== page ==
Iowa looks to team up with Minnesota for medical marijuana

Top state lawmakers are trying to work out a system allowing Iowa residents to start buying medical marijuana oils and pills in Minnesota, a novel arrangement that could raise issues with the federal government.

Iowa could join more than two dozen states with medical marijuana programs under a bill awaiting Gov. Terry Branstad's signature. That legislation would expand a limited 2014 law, allowing more patients to buy the low-dose medication from in-state dispensaries by December 2018.

But in the meantime, Iowa residents could look to Minnesota. A provision of the bill specifically references that state as a potential source of medication and directs Iowa regulators to contract with Minnesota's two manufacturers of medical marijuana.


Minnesota: Medical Marijuana in Numbers

LeafLine Labs was founded by practicing physicians who see the unnecessary suffering patients endure every day. They are, first and foremost, caregivers who exist to give our patients the quality of life they deserve. LeafLine Labs provides relief through medical cannabis to suffering Minnesotans.



The total number of patients who visited cannabis centre’s in Minnesota and purchased legal medical marijuana products in March 2017. (Source: Minnesota Department of Health)


The number of patients who had enrolled in Minnesota’s medical marijuana program, as of June 30th 2016. (Source: Minnesota Department of Health)


Minnesota Medical Marijuana Company in Jeopardy After Shipping Cannabis Oil to New York

Two ex-executives from Minnesota Medical Solutions are being charged for sending $500,000 worth of cannabis oil across state lines, and could be bringing the entire company down with them.

With a limited medical marijuana system already in place, Minnesota has become a dim beacon of hope in a region of the country that has typically turned their nose up at cannabis use in any way, shape, or form. With two recreational bills sitting in front of lawmakers, the state is inching ever closer to a more progressive stance on marijuana.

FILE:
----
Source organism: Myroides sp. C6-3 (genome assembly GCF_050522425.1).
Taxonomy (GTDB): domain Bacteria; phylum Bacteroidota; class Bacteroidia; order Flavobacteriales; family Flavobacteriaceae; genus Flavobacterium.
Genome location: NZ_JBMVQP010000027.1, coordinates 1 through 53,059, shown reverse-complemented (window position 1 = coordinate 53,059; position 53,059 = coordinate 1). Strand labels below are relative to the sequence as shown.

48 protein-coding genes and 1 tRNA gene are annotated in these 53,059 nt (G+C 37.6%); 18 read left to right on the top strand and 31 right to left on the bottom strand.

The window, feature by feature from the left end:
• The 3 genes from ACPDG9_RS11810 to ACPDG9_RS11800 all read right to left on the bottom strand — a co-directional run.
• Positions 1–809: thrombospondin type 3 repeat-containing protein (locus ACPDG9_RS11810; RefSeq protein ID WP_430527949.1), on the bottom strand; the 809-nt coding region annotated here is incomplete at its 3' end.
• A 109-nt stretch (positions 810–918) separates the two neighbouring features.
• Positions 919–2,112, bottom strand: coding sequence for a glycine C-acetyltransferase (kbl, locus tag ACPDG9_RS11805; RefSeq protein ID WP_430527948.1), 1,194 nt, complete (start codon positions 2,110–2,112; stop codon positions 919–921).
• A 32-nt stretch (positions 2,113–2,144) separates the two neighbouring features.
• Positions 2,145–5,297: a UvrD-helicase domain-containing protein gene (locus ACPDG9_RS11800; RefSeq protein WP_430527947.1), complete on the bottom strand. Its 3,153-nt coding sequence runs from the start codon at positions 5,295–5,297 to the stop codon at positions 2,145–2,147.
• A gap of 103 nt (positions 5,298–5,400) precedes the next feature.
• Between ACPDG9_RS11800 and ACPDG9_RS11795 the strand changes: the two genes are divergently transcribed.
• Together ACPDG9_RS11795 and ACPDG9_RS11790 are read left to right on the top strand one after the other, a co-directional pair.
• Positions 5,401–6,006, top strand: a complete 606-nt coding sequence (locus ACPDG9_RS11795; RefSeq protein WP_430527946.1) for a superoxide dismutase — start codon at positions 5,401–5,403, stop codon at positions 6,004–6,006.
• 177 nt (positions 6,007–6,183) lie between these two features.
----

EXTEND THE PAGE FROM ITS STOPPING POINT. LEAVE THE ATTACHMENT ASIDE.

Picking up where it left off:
Minnesota marijuana oil sent to New York stirs anger

Minnesota lawmakers want to crack down on one of the state's medical marijuana companies whose former executives have been charged with illegally shipping $500,000 of marijuana oils to New York, pushing legislation allowing regulators to revoke the manufacturer's license and levy a huge fine.


Jesse Ventura Tells Donald Trump to Leave Marijuana Laws Alone

Former Minnesota Governor Jesse Ventura, no stranger to shocking the political establishment, has set his sights on cannabis legalization, recently penning the book, Jesse Ventura’s Marijuana Manifesto.


Minnesota Lawmakers Introduce Bills To Legalize Recreational Marijuana

Two Minnesota state lawmakers are introducing legislation to legalize the recreational use of marijuana.

If made law, Minnesota would join eight other states that allow the legal sale and use of marijuana.

The author of the one of the measures introduced Wednesday, Rep. Jon Applebaum of Minnetonka, says that, to millennials, legalizing marijuana is not controversial. The second-term lawmaker says support for legal marijuana is growing in states across the country, including Minnesota.